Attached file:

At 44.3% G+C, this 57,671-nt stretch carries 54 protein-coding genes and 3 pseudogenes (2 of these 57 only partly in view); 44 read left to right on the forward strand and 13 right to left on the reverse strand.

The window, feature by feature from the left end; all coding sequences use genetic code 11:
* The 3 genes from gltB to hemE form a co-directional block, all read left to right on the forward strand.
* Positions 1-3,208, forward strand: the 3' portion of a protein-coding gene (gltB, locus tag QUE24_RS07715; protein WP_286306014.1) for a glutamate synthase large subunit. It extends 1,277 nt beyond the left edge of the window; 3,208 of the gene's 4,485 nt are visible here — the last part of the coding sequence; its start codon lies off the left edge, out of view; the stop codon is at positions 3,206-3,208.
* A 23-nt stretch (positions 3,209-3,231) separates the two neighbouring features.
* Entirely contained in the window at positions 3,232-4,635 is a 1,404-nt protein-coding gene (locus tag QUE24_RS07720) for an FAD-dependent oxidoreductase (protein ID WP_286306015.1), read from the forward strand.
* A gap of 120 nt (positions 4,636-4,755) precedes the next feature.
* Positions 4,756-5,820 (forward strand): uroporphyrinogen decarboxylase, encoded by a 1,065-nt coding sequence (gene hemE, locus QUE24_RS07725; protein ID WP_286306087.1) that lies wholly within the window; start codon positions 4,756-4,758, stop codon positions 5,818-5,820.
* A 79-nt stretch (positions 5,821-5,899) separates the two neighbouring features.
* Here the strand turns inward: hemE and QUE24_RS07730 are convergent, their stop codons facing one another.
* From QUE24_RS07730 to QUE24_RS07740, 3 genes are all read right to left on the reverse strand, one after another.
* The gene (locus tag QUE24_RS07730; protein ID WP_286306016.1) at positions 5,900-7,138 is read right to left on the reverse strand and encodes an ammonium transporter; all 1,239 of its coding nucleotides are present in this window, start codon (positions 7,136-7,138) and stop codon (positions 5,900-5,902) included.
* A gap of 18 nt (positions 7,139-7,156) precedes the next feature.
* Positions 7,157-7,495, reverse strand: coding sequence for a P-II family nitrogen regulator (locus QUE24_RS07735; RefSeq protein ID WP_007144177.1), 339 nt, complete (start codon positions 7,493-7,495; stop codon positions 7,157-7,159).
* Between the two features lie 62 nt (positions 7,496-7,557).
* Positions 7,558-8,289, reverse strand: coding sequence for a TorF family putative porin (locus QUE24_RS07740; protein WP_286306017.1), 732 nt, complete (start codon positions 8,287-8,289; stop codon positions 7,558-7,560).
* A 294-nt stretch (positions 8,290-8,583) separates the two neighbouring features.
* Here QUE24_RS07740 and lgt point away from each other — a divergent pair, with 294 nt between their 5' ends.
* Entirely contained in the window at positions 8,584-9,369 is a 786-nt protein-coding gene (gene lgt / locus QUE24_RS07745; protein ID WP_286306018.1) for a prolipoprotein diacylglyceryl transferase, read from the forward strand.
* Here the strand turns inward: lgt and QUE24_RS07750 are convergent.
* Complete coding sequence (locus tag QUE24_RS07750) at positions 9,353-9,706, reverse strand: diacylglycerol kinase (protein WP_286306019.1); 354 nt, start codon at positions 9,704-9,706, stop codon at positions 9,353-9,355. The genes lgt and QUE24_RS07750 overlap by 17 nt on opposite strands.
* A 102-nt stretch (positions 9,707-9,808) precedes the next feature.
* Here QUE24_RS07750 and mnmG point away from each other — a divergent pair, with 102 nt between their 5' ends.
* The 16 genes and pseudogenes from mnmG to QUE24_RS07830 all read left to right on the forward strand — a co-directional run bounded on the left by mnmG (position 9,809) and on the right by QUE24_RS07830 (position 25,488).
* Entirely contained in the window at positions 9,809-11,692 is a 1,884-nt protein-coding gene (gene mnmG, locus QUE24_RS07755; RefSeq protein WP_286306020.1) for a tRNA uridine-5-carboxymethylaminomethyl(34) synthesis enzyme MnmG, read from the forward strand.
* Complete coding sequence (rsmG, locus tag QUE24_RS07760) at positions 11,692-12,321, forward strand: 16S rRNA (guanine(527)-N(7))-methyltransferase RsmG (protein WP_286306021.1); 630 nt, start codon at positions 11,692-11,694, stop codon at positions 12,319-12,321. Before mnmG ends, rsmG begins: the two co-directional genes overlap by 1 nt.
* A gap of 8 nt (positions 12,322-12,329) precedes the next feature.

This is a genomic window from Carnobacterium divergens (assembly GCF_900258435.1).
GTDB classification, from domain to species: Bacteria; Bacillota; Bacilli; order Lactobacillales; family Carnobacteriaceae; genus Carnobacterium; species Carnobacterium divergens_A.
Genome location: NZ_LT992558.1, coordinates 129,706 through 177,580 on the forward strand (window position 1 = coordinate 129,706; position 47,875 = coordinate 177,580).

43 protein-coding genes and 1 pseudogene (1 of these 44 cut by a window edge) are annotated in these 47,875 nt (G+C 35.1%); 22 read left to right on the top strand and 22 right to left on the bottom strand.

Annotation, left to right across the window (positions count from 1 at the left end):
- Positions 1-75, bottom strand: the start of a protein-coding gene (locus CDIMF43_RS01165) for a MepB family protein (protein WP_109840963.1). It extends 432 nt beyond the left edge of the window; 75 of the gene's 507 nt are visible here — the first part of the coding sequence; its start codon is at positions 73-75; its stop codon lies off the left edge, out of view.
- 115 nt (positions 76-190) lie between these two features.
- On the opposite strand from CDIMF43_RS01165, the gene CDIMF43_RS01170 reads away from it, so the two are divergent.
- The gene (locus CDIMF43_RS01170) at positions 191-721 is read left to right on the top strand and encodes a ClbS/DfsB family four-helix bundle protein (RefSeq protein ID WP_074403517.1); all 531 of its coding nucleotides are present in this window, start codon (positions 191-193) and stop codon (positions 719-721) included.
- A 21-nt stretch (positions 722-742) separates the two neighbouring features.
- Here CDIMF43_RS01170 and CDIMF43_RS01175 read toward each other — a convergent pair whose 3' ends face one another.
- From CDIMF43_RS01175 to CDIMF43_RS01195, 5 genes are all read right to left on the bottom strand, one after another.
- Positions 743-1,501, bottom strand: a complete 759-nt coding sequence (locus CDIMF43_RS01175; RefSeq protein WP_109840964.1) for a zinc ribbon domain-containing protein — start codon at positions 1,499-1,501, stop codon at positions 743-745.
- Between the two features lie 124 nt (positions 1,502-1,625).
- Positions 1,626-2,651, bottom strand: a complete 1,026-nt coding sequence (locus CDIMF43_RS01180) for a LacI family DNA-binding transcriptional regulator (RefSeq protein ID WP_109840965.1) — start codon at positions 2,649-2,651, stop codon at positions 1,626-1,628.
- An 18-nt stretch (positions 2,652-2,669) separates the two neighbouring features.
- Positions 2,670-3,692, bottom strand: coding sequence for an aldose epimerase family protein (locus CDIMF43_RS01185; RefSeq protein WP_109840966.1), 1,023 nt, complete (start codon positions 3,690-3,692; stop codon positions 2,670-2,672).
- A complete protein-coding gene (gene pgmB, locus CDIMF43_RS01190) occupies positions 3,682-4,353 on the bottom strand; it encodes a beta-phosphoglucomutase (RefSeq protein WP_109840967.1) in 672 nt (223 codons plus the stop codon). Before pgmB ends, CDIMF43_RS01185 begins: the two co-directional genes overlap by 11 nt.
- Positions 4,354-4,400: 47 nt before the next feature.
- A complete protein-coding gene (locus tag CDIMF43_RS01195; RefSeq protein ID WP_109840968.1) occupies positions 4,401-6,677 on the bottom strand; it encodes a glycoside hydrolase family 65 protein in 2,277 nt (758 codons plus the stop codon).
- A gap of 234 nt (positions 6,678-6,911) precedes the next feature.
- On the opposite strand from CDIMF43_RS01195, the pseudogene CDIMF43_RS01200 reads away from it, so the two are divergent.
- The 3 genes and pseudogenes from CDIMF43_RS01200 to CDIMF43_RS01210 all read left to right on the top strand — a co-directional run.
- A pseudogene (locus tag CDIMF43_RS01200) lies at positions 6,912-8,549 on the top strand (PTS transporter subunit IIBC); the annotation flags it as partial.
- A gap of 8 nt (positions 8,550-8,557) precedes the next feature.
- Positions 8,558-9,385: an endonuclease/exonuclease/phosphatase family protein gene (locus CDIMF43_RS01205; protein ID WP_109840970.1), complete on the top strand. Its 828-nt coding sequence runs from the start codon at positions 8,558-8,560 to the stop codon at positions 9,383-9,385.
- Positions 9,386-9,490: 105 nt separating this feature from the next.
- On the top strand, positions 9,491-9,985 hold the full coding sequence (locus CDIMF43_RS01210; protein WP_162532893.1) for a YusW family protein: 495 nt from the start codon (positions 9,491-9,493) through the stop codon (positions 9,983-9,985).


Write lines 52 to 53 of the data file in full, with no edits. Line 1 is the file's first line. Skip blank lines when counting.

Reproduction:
- A gap of 8 nt (positions 8,550-8,557) precedes the next feature.
- Positions 8,558-9,385: an endonuclease/exonuclease/phosphatase family protein gene (locus CDIMF43_RS01205; protein ID WP_109840970.1), complete on the top strand. Its 828-nt coding sequence runs from the start codon at positions 8,558-8,560 to the stop codon at positions 9,383-9,385.